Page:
Most parents are not big fans of time changes, especially when they’ve worked hard to get their child to sleep on a predictable schedule. However, it doesn’t look like Daylight Saving Time will be reversed anytime soon (although I did sign the online petition- which you can find here: http://www.petition2congress.com/6284/end-daylight-savings-time/).
This Sunday (March 12) at 2:00 am, our clocks will “spring forward”, meaning that if your little person normally wakes at 6:00 am, it will now be 7:00 am on the clock. This spring time change allows us to experience longer hours of daylight, which may make it harder to convince the little people that it really is bedtime even though it’s not dark!
Here are my Daylight Saving Time tips to make the change easier:
- If you have a very sensitive sleeper, you can transition them gradually in 15-30 minute increments. For example, if your child’s bedtime is 7:00 pm before the time change, the clock will now read 8:00 pm. Try putting your child down at 7:30 pm after the time change. This gradual method can also work if you use it in advance; you can start shifting your child’s schedule by 15 minutes in the days leading up to the time change.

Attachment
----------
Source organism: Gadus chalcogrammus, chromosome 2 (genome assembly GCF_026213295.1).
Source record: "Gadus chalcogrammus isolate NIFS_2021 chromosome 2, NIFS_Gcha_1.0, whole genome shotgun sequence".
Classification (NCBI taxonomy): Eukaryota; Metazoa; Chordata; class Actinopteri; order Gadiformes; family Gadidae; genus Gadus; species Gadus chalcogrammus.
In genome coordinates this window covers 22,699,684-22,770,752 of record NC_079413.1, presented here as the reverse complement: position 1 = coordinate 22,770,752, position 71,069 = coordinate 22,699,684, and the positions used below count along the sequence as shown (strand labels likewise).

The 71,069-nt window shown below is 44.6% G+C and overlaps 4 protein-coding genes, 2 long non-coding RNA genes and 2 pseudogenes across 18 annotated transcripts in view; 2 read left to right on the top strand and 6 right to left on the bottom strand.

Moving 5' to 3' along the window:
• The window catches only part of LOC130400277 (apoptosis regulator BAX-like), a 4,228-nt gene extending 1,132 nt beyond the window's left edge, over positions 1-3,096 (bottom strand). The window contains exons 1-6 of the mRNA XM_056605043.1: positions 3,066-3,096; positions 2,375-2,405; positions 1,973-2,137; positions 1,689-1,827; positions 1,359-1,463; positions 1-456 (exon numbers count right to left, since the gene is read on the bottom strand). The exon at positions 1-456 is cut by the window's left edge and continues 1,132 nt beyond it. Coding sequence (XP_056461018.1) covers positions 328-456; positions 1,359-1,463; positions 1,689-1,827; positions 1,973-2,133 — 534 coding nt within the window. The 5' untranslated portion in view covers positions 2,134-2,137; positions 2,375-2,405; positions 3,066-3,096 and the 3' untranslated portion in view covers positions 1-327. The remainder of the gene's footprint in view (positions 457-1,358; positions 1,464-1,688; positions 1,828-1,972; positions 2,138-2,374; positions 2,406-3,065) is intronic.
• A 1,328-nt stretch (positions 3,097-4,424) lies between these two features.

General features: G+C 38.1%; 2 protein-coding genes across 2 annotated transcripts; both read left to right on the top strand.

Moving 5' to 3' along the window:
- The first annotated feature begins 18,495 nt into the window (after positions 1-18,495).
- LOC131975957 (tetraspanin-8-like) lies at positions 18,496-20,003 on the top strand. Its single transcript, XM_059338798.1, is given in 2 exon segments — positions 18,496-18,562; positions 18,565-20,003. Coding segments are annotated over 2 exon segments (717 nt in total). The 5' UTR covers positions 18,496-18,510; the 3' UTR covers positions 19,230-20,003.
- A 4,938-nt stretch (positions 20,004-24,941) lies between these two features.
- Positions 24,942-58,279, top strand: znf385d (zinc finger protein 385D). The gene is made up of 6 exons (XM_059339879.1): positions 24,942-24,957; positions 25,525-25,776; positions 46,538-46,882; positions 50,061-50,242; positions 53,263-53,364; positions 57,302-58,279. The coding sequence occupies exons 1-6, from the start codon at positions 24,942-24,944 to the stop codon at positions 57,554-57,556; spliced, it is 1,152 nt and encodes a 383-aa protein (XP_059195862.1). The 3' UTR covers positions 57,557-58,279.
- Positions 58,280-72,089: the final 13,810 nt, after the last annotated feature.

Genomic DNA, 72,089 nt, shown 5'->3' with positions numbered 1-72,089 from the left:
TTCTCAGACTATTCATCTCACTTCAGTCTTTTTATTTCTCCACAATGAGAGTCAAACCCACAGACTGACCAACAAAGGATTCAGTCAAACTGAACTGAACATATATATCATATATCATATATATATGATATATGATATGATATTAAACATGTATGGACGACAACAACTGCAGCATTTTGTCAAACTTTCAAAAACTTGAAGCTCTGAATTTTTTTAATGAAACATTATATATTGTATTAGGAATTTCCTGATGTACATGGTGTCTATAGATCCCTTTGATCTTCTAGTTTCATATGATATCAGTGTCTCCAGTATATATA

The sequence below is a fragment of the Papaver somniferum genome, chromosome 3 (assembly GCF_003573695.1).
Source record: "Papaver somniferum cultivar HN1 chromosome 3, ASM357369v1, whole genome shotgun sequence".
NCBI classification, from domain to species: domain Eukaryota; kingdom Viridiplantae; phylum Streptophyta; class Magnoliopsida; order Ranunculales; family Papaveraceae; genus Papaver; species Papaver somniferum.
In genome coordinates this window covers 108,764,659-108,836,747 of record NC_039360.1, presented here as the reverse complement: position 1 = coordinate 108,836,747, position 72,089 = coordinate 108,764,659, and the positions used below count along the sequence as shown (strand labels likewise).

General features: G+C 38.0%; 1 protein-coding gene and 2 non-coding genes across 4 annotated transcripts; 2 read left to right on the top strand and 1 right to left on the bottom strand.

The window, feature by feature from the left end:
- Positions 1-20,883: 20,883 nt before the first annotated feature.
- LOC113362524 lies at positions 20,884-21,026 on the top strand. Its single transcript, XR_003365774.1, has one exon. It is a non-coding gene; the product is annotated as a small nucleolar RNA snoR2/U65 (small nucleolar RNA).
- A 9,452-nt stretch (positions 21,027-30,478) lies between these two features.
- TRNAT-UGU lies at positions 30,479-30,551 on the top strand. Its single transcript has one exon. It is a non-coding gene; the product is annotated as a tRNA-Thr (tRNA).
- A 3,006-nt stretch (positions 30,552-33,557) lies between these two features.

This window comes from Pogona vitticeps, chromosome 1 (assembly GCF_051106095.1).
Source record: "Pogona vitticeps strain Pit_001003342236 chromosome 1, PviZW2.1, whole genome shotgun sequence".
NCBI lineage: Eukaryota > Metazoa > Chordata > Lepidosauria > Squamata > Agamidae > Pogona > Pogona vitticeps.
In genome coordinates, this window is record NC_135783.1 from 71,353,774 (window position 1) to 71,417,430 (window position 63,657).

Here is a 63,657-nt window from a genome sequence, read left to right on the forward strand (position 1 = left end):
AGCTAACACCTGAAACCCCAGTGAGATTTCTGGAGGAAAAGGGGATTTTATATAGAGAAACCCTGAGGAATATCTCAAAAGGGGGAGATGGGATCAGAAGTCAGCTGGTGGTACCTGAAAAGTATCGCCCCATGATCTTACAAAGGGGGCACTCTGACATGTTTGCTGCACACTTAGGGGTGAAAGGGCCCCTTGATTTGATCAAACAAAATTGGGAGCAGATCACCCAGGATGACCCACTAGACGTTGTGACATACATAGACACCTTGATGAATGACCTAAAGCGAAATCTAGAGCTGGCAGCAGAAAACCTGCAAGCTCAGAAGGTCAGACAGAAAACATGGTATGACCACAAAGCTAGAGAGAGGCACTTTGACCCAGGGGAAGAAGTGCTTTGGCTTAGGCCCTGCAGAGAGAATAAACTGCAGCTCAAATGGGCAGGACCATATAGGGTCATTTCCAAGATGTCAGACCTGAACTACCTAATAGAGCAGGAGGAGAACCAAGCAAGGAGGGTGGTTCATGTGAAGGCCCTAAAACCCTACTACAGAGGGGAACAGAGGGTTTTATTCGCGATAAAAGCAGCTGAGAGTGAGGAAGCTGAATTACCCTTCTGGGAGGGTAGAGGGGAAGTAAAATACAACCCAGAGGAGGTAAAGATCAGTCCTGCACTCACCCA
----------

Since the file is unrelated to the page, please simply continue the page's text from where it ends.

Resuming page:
- Go cold turkey. Most children are not super sensitive sleepers and will adjust on their own in about a week. This time change works great for those babies who were super early risers!
- Expose your child to lots of sunlight! Sunlight regulates our circadian rhythm which determines our healthy sleep patterns. That sunlight suppresses our melatonin (sleepy hormone) during the day so that we are ready to sleep at night.
- Have a well-established routine. If you already have a great routine down, your child should adjust easily within a week. Along with that, make sure your child is starting the day at a reasonable time for the new change. If you’re struggling with the new times, try waking your child at the new 7:00 am to start the day on the right foot. Having a consistent sleep routine (nice, soothing wind-down activities) also triggers the release of that sleepy hormone melatonin.
- Make sure their sleep environment is ready for the new change, especially when it means more sunlight hours. You may need to adjust the temperature in their room to be cooler during sleeping times. You may also need to adjust your blackout curtains- if too much light is streaming in the room, you can buy a thicker curtain panel or even tape aluminum foil on the windows (definitely not pretty- but effective!)